Roy is now "in charge of a new Naval chemical research laboratory in Washington D.C." (page 1). President Roosevelt offered him this job in the previous issue's "The Purple Mist".

Roy is seen working for the US Government for the first time here. He makes a surprising appearance in the dress uniform of a US Naval Sergeant, a neat scene (page 3). The uniform includes a leather Sam Browne belt with chest harness, erect collar, trousers with a stripe down the side, and a giant high-peaked cap with a jutting black visor. He wears this uniform when he is with Jean, and reprises it at the finale when the two are reunited (page 6). At the finale, he is also wearing white dress gloves. These accentuate the phallic gesture he is making with his fingers. Their white color also echoes the all-white costume of the Human Bomb.

Roy also wears a glove while doing lab work (page 1). The glove is fastened with a wrist strap.

Roy's dress uniform returns in a later tale, "Adventure In Argentina" (#9, May 1942). In the finale of "Adventure In Argentina, Part 2" (#10, July 1942) (page 6), we briefly see a version with white dress shirt and tie. It's very official looking. "The Flute of Destruction" (#11, September 1942) has Roy in his standard dress uniform again.

The villains in this tale are explicitly Nazis, again: we see their swastikas. This is still before the US entered the war.

The Phony Murder of Col. Stanford (1941). Writer: Paul Gustavson Art: Paul Gustavson. (Title for this titleless story supplied by Grand Comics Database.) Colonel Stanford, a US Government bigwig in the diplomat service, is killed.

The spy villains talk German and are likely Nazis, although this not made quite explicit.

There is a fairly negative mention of classical music, suggesting it's dull (page 1).

COSTUMES. We see Roy in a formal evening Navy uniform, with a mess jacket with a double-breasted flap, complex sculpturing along its front and back base, and braid along his left shoulder. It is a very flattering costume. He has Sergeant's chevrons and slash marks on his sleeves, like his dress uniform in the previous tale "The U-Boat Battle". Both uniforms include an erect collar, epaulettes, trousers with a side stripe, and white gloves.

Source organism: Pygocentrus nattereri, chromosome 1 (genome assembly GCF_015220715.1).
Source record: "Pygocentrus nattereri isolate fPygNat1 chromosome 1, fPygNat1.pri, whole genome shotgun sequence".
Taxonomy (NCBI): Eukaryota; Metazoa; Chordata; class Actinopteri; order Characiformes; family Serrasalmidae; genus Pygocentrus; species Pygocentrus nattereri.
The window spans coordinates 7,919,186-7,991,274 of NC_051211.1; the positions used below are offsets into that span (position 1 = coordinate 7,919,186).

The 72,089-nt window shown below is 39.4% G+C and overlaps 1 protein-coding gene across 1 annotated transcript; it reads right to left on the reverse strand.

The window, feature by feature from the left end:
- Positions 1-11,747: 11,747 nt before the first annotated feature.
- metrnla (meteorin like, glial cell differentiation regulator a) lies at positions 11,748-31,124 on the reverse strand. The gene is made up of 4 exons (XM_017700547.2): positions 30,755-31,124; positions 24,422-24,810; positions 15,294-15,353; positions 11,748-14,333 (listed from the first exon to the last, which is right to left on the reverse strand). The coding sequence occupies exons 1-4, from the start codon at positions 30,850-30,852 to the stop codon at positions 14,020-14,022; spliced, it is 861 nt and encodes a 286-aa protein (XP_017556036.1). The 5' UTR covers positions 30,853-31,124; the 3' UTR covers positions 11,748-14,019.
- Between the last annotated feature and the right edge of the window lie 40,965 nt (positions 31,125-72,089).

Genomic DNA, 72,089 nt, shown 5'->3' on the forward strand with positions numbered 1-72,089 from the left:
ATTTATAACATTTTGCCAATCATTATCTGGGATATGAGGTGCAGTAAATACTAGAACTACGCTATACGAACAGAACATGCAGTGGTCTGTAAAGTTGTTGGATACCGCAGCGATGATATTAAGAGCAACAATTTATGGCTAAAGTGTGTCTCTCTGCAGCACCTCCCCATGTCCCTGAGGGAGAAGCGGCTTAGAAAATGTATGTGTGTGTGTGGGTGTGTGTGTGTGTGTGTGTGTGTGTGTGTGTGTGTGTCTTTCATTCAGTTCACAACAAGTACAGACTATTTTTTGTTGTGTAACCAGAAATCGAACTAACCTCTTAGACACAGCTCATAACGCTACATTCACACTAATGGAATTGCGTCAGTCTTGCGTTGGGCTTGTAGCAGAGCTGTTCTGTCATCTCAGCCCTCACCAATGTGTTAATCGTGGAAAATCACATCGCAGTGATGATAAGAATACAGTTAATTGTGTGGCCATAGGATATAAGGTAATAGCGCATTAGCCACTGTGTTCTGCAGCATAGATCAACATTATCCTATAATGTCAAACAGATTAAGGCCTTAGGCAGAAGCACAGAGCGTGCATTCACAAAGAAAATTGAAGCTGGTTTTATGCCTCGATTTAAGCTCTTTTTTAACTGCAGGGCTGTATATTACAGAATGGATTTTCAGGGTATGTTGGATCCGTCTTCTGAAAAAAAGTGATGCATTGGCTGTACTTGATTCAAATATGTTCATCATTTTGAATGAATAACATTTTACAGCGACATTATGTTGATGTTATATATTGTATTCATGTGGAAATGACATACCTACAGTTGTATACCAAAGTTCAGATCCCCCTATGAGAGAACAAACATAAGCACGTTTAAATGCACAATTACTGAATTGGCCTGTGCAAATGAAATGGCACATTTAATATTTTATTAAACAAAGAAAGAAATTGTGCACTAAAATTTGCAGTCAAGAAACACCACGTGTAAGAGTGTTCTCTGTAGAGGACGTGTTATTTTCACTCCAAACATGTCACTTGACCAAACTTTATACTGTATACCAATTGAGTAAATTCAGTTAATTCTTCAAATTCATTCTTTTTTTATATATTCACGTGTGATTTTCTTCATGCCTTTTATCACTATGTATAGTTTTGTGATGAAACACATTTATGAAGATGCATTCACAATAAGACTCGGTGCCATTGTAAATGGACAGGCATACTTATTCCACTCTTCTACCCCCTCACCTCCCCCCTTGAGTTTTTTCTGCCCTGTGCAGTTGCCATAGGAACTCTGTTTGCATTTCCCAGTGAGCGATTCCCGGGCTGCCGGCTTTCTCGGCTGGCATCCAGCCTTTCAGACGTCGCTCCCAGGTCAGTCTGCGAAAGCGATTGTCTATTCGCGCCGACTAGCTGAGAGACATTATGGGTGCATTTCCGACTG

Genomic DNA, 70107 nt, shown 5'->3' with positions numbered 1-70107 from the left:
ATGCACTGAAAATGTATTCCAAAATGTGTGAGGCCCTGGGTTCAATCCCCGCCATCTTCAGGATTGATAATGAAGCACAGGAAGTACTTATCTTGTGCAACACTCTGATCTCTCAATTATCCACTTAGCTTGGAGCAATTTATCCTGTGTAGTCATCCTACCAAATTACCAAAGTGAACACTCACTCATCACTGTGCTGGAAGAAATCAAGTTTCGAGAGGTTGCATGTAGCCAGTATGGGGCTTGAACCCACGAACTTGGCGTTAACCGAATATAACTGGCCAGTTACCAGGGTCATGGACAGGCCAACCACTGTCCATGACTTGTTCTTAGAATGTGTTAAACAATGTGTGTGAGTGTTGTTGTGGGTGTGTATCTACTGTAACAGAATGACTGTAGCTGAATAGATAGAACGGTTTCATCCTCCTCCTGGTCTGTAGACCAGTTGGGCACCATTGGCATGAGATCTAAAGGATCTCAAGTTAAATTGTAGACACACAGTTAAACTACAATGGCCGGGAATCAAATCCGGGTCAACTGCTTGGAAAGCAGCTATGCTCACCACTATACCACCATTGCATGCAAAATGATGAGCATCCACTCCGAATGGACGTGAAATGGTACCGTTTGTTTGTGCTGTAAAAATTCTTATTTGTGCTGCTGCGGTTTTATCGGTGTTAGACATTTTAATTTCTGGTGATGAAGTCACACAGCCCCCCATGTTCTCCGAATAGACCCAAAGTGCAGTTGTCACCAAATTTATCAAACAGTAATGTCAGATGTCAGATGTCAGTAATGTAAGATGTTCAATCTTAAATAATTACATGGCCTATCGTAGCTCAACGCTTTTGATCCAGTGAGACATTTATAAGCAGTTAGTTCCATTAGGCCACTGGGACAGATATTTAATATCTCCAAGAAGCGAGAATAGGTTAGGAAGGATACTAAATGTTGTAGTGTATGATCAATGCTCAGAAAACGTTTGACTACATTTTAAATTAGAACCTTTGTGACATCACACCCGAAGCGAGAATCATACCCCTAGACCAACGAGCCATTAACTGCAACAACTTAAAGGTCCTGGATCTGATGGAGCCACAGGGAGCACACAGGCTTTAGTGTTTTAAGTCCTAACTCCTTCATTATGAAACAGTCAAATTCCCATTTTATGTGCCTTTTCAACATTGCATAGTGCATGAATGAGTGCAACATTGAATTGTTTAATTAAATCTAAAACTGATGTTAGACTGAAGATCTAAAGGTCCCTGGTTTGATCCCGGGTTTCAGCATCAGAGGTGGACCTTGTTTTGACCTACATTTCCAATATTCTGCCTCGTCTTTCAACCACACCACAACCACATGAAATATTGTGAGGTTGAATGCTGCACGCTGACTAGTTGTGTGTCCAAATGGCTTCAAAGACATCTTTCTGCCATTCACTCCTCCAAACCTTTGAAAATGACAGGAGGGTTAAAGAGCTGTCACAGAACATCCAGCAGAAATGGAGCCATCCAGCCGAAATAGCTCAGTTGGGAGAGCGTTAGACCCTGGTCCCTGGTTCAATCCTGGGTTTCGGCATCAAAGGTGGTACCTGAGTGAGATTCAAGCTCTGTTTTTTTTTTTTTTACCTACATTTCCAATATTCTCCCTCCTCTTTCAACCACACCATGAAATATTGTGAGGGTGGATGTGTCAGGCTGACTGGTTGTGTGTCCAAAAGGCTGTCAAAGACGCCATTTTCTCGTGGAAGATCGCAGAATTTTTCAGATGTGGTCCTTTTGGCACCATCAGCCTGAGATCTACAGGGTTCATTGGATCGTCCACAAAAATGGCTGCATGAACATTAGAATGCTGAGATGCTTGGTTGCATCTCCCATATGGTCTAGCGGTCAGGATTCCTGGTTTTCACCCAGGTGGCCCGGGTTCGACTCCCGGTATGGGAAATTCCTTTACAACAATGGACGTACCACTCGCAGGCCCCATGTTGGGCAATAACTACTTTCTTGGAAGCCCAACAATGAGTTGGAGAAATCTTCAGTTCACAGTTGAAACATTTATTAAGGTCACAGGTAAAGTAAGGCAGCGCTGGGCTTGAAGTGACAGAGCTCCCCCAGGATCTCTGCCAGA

Roy wears the formal uniform to a Washington diplomatic ball. The same diplomatic ball contains a back view of a spectacularly well-built man in a tail coat (page 1). One gets the impression that all men at the ball are either in uniform or white tie and tails. Please see my list of comic book characters in white tie and tails. Colonel Stanford's tails are otherwise correct, but worn with a blue tie: a faux pas! Perhaps this is an attempt to get a bit of color into the story. Comic books are a deeply color-oriented medium.

The Black Vanguards (1942). Writer: Paul Gustavson Art: Paul Gustavson. (Title for this titleless story supplied by Grand Comics Database.) The Black Vanguards, a Nazi terror squad, blow up the Human Bomb's lab with their earthquake machine. In some previous tales, like the first story, "The Origin of the Human Bomb" and "The Purple Mist", the Human Bomb inadvertently blew up buildings. This tale takes place in a building under siege from the villains. This is a form of storytelling unique to the Human Bomb series.

The Phony Human Bomb (1942). Writer: Paul Gustavson Art: Paul Gustavson. (Title for this titleless story supplied by Grand Comics Database.) Roy and a newsboy get involved in a chase after a phony imitation of the Human Bomb, on the streets of Washington DC. Having crooks impersonate a hero, was a standard plot gambit in the comics.

PLOT. The feisty newsboy who helps Roy looks as if he is going to become a series character. He even announces at the end that he is going to move in with Roy. But, as far as I can tell this is the newsboy's first and only appearance. He does not even get a name. The only series characters in "The Human Bomb" #3-#14 are Roy and Jean.

There is a nice self-referential plot development referring to comic books (page 3).

ART. There are some good city exteriors from an overhead angle (pages 4, 5, 6).

The snow-filled winter streets are also pictorially pleasant throughout the tale.

COSTUMES. Roy is wearing an elegant double-breasted greatcoat and ascot, over his formal evening Navy uniform. He is really dressed to the nines. This looks like the same formal evening uniform he wore in "The Phony Murder of Col. Stanford". Roy's high-peaked cap is especially well-drawn in the tale's final panel.

The Liebestraum Code (1942). Writer: Paul Gustavson Art: Paul Gustavson. (Title for this titleless story supplied by Grand Comics Database.) Roy keeps going to the same Hungarian restaurant, for mysterious reasons.

COSTUMES. Roy gets a new formal evening Navy uniform. It is shaped like his older one from "The Phony Murder of Col. Stanford" and "The Phony Human Bomb". But while the older uniform was all blue, this one contrasts its black mess jacket with white trousers. The cap is white with a black visor. He still wears white gloves.

The piano player is in a tuxedo. Please see my list of Comic Book Heroes in Tuxedos.

Young Naval Intelligence officer Connely is very well-built in his uniform (page 5). So are a whole room full of Intelligence officers (page 6).

A PROMOTION? Roy gets a new rank, too. He had worn Sergeants' uniforms since "The U-Boat Battle". But now he is referred to as Lieutenant Lincoln. Roy is now an officer.

There is no promotion ceremony, and the new rank is not commented on. Furthermore, Roy will wear regular civilian suits for the next many issues. He will not be seen in uniform for a long time.

The Living Dead of Skull Valley (1942). Writer: Paul Gustavson Art: Paul Gustavson. (Title for this titleless story supplied by Grand Comics Database.) Defense plant workers in a remote location are hounded at night by skull-faced attackers. Tale with a clever premise.